Of all the challenges and modifications, we’ve made in our lives since the pandemic began, how our groceries are bagged might have seemed like one of least of those changes, but now it’s time to bring them back. For well over a year we haven’t been able to use our green bags unless we bagged our groceries ourselves. For many of us, even going inside a grocery store was off the table for most of the last year so we requested paper bags, and sometimes got them. Nearly half the time, we still arrived home with a truck full of plastic.

Just a little over a week ago our region removed nearly all pandemic restrictions. It is now a mask off, dance off party at the grocery store and just about everywhere else. Social distancing, gathering restrictions, all of it …. gone. Today’s quick run into the grocery store included my green bags that have waited patiently in the car for this moment. The cashier scanned three onions and dropped them into a plastic bag. Ugh. “Oh, I’m sorry ma’am” I explained, “I brought green bags, I don’t want any plastic.” She pulled the onions out of the bag and tossed them toward me. “I can’t touch your bag because of Covid.”

To be fair, a year ago I was disinfecting everything that came into our house and to be honest, I don’t mind bagging my own groceries.

Whether a store still has a no-green-bag-touching policy or an employee just isn’t comfortable touching your bag, now that we’re going back in the stores it’s time to bring the green bags back in with us. We’ve become accustomed already to bagging our own purchases in self-checkout lines and in discount stores such as Aldi’s.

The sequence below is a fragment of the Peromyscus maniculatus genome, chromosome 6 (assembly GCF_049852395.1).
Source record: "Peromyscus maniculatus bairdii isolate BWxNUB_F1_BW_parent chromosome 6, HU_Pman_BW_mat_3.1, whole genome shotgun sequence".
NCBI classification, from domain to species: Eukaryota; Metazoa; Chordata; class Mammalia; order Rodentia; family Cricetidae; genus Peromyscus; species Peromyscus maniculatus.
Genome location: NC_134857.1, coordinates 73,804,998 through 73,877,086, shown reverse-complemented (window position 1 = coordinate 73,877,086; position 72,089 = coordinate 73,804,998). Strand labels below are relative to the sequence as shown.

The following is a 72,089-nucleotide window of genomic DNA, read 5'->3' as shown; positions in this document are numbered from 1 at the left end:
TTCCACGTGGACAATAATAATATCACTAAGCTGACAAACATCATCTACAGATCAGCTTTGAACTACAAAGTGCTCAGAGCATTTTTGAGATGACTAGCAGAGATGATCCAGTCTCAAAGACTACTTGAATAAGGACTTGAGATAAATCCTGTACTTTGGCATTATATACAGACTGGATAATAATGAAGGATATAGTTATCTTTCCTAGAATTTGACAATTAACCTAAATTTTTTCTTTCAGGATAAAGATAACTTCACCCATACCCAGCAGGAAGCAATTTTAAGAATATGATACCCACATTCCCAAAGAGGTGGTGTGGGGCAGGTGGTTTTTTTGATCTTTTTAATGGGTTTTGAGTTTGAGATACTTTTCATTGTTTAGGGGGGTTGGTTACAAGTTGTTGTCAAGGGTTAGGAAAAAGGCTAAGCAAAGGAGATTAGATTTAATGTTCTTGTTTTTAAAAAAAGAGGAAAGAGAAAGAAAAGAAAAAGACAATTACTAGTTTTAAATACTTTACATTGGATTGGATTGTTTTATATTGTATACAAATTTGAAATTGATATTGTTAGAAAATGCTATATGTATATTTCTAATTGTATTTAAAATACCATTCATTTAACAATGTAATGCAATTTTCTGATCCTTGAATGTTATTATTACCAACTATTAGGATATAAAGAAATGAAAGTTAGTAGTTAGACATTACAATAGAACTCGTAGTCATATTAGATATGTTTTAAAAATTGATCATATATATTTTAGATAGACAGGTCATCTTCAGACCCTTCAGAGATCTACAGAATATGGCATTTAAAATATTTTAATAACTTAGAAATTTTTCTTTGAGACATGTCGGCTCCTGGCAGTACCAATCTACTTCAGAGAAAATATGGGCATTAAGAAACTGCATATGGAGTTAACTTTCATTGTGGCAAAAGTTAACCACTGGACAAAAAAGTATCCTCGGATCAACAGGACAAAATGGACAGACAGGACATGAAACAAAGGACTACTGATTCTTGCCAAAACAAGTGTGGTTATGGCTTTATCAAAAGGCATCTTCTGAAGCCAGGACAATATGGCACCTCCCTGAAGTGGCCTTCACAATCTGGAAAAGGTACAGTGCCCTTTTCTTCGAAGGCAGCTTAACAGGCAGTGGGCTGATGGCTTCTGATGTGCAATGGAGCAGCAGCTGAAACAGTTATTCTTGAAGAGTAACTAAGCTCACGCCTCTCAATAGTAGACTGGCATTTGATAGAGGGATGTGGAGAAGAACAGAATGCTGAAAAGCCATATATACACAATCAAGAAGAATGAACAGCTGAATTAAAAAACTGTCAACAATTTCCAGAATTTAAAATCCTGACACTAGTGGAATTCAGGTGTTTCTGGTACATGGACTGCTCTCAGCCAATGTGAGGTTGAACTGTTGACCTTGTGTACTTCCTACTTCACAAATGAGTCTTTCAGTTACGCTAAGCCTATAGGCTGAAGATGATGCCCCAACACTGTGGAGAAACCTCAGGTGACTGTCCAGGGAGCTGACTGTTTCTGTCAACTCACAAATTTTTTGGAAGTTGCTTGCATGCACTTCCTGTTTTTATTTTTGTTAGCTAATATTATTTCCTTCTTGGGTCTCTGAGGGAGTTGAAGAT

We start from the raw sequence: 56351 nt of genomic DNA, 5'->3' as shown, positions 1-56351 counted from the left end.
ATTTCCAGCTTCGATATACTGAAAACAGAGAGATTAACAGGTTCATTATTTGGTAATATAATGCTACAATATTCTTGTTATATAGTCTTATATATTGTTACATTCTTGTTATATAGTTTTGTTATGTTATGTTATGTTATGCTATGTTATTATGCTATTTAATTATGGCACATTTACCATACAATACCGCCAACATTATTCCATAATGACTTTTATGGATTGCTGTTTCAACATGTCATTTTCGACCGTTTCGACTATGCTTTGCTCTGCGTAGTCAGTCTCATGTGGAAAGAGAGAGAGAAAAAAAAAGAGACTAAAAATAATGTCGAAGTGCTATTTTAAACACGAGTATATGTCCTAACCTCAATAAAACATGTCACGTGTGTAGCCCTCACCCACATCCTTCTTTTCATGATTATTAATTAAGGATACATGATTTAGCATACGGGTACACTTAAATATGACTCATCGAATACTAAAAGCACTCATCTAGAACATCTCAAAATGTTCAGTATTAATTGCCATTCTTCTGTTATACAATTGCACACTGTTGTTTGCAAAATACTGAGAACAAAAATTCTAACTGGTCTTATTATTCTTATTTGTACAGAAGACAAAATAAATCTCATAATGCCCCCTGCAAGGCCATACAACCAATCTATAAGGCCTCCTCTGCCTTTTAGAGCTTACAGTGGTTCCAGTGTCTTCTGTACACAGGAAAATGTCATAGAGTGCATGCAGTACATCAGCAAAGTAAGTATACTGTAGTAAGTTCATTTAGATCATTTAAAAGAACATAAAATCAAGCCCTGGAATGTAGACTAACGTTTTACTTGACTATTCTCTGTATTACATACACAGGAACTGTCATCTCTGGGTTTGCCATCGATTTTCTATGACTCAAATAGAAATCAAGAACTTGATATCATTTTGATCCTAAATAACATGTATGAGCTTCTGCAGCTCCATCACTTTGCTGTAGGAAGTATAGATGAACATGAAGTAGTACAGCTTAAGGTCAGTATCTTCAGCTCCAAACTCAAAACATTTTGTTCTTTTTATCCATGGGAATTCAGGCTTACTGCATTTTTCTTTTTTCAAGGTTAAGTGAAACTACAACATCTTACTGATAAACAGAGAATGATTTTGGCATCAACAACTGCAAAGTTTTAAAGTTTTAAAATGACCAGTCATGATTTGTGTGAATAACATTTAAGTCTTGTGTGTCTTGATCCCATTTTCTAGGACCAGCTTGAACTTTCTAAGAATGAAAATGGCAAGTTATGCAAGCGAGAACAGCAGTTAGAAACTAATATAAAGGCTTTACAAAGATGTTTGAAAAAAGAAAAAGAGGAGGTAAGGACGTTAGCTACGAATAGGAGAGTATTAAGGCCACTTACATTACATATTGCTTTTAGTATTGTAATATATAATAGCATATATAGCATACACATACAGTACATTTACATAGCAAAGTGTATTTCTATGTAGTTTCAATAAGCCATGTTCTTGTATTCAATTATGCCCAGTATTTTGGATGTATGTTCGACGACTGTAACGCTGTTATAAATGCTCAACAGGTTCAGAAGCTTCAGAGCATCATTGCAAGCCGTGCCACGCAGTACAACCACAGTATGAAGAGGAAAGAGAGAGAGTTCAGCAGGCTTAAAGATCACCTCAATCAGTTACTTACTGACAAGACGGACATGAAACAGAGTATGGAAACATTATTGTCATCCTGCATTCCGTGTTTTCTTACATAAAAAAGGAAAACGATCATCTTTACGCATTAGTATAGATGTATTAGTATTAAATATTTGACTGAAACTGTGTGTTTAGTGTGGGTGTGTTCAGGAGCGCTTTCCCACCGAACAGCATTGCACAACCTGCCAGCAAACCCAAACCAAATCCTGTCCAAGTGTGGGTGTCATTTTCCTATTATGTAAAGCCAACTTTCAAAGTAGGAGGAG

Here’s a few fast facts for motivation-

  • In the United States, we go through 100 BILLION plastic bags every year / worldwide A TRILLION per year which equates to 2 MILLION plastic bags used EVERY MINUTE
  • Only around 9% of film plastic is recycled
  • China’s 2018 restrictions on imported waste reduced their acceptance of film plastic for recycling- All film plastic recycling is down by 24% from where it was before 2016
  • The cost of making film plastic new from cheap oil vs from recycled plastic has become cost competitive resulting in much less demand for recycled plastic

Reusable Cups- Whether your favorite to-go cup is glass, stainless steel or ceramic, every time you fill it up you keep a foam, plastic or paper cup out of a landfill. The option of taking that favorite cup into a gas station, fast food restaurant or coffee shop didn’t exist for the last year+. Many of these places are once again allowing refills. 25 BILLION foam cups are thrown away every year in in the United States, worldwide, over 500 BILLION plastic cups, 14 MILLION TONS of foam and 16 BILLION disposable coffee cups are produced every year ~Earthday.org

Recycling helps but it won’t solve the problem of plastic pollution in our in our living environment, in our lakes and streams, in our soil, or in birds and aquatic animals. In 2010 there were over 60,000 small-scale plastic recycling businesses in China. The people who recycled the plastic became sick with everything from lung disease to high blood pressure. The land around them became sick and the water poisoned. There is no good way to recycle plastic. There is no good way to make plastic. The only good way to solve the problem is to refuse to use it as often as you can while still recycling the small amounts that make it into your home.

Ventilators, syringes and IV tubes are also made out of plastic and these items save lives every day, especially this last year. Plastic is here to stay and in cases such as medical use it should be heralded.

You can’t buy cottage cheese in a glass container. You can’t buy bread in a paper bag. You can use a green bag and a reusable cup. These might seem like tiny steps toward a mountain of problems, but they are steps in the right direction and there’s no better time to start taking them than now.

Meaningful Living

Audrey L Elder